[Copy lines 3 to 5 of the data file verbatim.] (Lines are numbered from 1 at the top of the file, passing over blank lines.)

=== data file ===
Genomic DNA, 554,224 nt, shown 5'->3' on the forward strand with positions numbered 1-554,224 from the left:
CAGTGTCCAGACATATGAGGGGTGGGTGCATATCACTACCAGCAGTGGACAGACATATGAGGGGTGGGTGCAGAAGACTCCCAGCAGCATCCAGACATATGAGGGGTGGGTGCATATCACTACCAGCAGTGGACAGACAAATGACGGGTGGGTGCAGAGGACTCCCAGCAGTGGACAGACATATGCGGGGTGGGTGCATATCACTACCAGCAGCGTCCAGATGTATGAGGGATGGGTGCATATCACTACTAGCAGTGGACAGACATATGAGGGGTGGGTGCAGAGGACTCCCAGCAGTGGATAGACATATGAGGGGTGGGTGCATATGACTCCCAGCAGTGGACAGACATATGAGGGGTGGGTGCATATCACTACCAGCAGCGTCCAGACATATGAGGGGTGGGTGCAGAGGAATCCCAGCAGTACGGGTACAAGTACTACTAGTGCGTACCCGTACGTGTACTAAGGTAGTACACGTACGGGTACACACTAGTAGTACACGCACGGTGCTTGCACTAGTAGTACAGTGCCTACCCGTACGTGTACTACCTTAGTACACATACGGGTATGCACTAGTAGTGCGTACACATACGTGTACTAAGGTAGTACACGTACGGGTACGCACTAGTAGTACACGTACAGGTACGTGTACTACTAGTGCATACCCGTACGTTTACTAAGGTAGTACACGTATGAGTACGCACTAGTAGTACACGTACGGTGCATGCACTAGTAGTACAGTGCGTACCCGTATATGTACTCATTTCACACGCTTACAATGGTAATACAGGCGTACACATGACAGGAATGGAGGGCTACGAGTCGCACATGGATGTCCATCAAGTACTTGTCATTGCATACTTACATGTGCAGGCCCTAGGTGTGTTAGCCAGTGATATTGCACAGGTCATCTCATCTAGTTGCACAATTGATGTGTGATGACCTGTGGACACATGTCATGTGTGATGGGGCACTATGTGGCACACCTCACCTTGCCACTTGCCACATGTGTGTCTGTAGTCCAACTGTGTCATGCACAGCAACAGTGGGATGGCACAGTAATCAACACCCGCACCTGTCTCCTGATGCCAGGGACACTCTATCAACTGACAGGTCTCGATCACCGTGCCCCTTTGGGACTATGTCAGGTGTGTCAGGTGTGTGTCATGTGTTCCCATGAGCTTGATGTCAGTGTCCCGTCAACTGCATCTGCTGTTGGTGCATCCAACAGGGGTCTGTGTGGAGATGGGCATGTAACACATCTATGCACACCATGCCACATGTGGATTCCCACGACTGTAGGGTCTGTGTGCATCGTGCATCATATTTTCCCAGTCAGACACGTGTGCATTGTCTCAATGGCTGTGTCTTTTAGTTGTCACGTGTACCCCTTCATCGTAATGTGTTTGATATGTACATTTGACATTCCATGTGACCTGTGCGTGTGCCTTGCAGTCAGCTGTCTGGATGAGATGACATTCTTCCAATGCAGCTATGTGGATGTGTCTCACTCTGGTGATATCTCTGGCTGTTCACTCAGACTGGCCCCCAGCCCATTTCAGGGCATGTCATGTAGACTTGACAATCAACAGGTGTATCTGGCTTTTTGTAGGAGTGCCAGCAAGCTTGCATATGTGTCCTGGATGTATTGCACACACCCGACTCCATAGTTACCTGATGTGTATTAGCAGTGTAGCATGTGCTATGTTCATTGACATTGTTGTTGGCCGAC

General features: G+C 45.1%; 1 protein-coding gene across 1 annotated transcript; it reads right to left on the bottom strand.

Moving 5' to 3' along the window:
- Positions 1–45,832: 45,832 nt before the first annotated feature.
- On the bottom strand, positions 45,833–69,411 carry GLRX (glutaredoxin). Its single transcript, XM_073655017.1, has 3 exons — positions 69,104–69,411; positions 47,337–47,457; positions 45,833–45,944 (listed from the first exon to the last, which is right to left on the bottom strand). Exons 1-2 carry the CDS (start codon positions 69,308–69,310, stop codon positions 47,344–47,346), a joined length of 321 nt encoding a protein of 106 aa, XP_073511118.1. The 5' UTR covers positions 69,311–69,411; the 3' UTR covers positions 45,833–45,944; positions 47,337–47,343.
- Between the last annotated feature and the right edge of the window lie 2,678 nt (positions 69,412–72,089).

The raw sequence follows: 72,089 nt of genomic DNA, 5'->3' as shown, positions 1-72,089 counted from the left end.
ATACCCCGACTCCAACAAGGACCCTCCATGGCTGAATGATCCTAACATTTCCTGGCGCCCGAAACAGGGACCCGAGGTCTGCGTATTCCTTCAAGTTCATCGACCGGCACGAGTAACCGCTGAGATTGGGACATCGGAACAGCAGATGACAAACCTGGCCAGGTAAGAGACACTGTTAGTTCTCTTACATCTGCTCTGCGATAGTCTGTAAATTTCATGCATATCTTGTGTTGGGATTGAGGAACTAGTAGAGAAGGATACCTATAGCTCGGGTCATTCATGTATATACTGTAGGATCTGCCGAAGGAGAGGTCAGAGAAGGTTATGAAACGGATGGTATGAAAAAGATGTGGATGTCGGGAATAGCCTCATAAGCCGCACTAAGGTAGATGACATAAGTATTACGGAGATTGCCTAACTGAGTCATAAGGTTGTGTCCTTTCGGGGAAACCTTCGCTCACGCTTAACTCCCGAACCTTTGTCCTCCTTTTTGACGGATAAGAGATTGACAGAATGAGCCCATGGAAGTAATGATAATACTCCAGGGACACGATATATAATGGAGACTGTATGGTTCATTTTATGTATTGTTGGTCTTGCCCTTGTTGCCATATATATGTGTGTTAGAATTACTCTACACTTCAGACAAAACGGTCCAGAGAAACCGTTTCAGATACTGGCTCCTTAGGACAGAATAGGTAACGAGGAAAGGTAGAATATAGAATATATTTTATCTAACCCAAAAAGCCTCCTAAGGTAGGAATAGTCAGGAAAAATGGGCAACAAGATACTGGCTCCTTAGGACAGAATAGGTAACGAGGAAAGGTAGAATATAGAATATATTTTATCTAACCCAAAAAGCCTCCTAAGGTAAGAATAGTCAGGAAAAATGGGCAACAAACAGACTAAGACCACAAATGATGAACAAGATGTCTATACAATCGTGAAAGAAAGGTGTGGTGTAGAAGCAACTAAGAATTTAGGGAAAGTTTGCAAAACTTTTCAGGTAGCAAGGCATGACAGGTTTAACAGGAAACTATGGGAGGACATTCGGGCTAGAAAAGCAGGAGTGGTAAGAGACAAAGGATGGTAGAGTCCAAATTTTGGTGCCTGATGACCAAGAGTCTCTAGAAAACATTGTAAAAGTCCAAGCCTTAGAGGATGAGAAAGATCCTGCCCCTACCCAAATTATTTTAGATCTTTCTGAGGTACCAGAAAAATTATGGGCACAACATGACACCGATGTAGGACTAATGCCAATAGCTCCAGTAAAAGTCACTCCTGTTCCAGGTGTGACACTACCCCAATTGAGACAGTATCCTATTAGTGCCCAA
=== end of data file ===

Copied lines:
General features: G+C 45.1%; 1 protein-coding gene across 1 annotated transcript; it reads right to left on the bottom strand.

Moving 5' to 3' along the window:
- Positions 1–45,832: 45,832 nt before the first annotated feature.